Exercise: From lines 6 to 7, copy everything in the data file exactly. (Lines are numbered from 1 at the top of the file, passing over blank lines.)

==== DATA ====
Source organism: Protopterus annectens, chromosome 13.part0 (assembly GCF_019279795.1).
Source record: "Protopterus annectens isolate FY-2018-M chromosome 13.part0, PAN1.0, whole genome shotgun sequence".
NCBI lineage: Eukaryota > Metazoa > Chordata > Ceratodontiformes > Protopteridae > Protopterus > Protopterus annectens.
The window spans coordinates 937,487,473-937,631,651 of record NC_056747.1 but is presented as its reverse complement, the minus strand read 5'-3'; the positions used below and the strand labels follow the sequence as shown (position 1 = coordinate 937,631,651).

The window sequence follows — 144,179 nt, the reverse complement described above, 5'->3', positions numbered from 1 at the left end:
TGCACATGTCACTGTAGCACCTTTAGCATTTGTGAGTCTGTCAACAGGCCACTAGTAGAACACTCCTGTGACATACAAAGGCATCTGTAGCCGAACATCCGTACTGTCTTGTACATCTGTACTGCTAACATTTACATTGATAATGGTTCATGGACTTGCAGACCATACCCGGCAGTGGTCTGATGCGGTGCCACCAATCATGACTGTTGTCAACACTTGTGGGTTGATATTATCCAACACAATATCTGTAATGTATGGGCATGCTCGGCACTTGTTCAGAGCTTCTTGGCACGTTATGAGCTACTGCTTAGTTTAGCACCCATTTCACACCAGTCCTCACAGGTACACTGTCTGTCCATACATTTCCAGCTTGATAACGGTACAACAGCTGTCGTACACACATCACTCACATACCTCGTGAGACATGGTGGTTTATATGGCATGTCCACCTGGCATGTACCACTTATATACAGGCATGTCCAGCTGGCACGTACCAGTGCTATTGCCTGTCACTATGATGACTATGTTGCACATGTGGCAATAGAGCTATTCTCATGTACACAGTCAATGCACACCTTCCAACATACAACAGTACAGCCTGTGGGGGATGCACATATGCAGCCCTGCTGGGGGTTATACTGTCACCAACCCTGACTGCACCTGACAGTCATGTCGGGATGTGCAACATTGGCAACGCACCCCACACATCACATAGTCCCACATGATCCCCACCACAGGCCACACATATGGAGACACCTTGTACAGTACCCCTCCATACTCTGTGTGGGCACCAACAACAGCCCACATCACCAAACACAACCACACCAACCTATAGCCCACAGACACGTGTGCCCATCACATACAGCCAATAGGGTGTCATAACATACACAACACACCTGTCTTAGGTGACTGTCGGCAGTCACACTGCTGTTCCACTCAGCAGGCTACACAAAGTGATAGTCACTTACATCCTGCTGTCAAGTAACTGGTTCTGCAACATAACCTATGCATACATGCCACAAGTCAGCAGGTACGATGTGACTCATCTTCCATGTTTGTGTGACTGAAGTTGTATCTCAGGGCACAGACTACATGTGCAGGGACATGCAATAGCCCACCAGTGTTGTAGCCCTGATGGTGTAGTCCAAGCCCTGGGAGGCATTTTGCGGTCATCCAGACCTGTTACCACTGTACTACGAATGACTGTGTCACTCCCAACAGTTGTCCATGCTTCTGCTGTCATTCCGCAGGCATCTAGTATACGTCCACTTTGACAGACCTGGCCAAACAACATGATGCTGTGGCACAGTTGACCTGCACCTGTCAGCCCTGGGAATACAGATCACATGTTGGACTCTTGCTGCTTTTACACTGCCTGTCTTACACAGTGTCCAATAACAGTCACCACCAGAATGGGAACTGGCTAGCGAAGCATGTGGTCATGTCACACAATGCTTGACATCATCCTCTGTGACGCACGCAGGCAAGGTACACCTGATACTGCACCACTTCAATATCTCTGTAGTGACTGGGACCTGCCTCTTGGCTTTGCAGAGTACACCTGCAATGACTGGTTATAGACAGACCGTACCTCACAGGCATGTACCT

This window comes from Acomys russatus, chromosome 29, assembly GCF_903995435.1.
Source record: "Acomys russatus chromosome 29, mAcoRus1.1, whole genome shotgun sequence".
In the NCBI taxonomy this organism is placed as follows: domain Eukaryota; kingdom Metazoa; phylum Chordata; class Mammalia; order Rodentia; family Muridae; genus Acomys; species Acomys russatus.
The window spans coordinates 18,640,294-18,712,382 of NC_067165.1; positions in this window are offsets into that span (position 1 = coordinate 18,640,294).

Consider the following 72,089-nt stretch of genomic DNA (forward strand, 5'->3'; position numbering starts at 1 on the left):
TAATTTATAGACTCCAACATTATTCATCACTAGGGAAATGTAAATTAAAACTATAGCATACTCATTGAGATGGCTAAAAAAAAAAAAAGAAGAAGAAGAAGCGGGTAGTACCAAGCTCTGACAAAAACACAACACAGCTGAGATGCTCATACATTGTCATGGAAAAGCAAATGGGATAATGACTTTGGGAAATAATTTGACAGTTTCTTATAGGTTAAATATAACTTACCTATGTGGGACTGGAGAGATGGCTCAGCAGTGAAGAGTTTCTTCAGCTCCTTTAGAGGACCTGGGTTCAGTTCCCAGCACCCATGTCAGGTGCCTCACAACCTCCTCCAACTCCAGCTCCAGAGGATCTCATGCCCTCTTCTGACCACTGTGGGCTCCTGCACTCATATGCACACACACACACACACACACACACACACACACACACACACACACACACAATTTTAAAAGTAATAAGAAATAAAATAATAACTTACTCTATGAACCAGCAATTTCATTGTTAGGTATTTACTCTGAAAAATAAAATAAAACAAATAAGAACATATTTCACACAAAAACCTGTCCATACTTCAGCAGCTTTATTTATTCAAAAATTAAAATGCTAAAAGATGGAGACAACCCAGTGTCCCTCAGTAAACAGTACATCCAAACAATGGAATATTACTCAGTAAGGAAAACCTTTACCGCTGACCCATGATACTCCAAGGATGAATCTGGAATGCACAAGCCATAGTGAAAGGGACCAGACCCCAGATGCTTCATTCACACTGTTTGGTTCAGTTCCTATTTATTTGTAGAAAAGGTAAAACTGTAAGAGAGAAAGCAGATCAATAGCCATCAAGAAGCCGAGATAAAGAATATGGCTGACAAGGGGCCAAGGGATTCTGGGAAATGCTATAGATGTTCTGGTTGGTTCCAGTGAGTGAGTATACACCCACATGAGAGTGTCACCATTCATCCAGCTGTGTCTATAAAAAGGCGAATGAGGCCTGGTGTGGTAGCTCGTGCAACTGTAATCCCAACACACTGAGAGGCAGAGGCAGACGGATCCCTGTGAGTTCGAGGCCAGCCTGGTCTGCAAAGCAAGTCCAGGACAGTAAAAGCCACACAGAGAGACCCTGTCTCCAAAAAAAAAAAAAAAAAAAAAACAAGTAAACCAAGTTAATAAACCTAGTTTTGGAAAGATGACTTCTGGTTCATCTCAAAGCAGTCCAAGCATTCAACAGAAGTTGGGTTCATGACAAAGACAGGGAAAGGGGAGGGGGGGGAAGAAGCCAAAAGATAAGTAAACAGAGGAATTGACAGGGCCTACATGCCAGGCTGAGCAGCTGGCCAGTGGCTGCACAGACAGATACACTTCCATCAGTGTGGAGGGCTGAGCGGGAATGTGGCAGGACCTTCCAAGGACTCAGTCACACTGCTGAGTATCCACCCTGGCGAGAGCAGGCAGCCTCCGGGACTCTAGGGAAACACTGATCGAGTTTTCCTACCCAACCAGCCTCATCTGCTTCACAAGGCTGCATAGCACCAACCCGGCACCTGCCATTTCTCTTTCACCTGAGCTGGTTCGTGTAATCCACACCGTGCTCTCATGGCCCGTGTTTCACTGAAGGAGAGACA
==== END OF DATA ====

TGCACATGTCACTGTAGCACCTTTAGCATTTGTGAGTCTGTCAACAGGCCACTAGTAGAACACTCCTGTGACATACAAAGGCATCTGTAGCCGAACATCCGTACTGTCTTGTACATCTGTACTGCTAACATTTACATTGATAATGGTTCATGGACTTGCAGACCATACCCGGCAGTGGTCTGATGCGGTGCCACCAATCATGACTGTTGTCAACACTTGTGGGTTGATATTATCCAACACAATATCTGTAATGTATGGGCATGCTCGGCACTTGTTCAGAGCTTCTTGGCACGTTATGAGCTACTGCTTAGTTTAGCACCCATTTCACACCAGTCCTCACAGGTACACTGTCTGTCCATACATTTCCAGCTTGATAACGGTACAACAGCTGTCGTACACACATCACTCACATACCTCGTGAGACATGGTGGTTTATATGGCATGTCCACCTGGCATGTACCACTTATATACAGGCATGTCCAGCTGGCACGTACCAGTGCTATTGCCTGTCACTATGATGACTATGTTGCACATGTGGCAATAGAGCTATTCTCATGTACACAGTCAATGCACACCTTCCAACATACAACAGTACAGCCTGTGGGGGATGCACATATGCAGCCCTGCTGGGGGTTATACTGTCACCAACCCTGACTGCACCTGACAGTCATGTCGGGATGTGCAACATTGGCAACGCACCCCACACATCACATAGTCCCACATGATCCCCACCACAGGCCACACATATGGAGACACCTTGTACAGTACCCCTCCATACTCTGTGTGGGCACCAACAACAGCCCACATCACCAAACACAACCACACCAACCTATAGCCCACAGACACGTGTGCCCATCACATACAGCCAATAGGGTGTCATAACATACACAACACACCTGTCTTAGGTGACTGTCGGCAGTCACACTGCTGTTCCACTCAGCAGGCTACACAAAGTGATAGTCACTTACATCCTGCTGTCAAGTAACTGGTTCTGCAACATAACCTATGCATACATGCCACAAGTCAGCAGGTACGATGTGACTCATCTTCCATGTTTGTGTGACTGAAGTTGTATCTCAGGGCACAGACTACATGTGCAGGGACATGCAATAGCCCACCAGTGTTGTAGCCCTGATGGTGTAGTCCAAGCCCTGGGAGGCATTTTGCGGTCATCCAGACCTGTTACCACTGTACTACGAATGACTGTGTCACTCCCAACAGTTGTCCATGCTTCTGCTGTCATTCCGCAGGCATCTAGTATACGTCCACTTTGACAGACCTGGCCAAACAACATGATGCTGTGGCACAGTTGACCTGCACCTGTCAGCCCTGGGAATACAGATCACATGTTGGACTCTTGCTGCTTTTACACTGCCTGTCTTACACAGTGTCCAATAACAGTCACCACCAGAATGGGAACTGGCTAGCGAAGCATGTGGTCATGTCACACAATGCTTGACATCATCCTCTGTGACGCACGCAGGCAAGGTACACCTGATACTGCACCACTTCAATATCTCTGTAGTGACTGGGACCTGCCTCTTGGCTTTGCAGAGTACACCTGCAATGACTGGTTATAGACAGACCGTACCTCACAGGCATGTACCT

This window comes from Acomys russatus, chromosome 29, assembly GCF_903995435.1.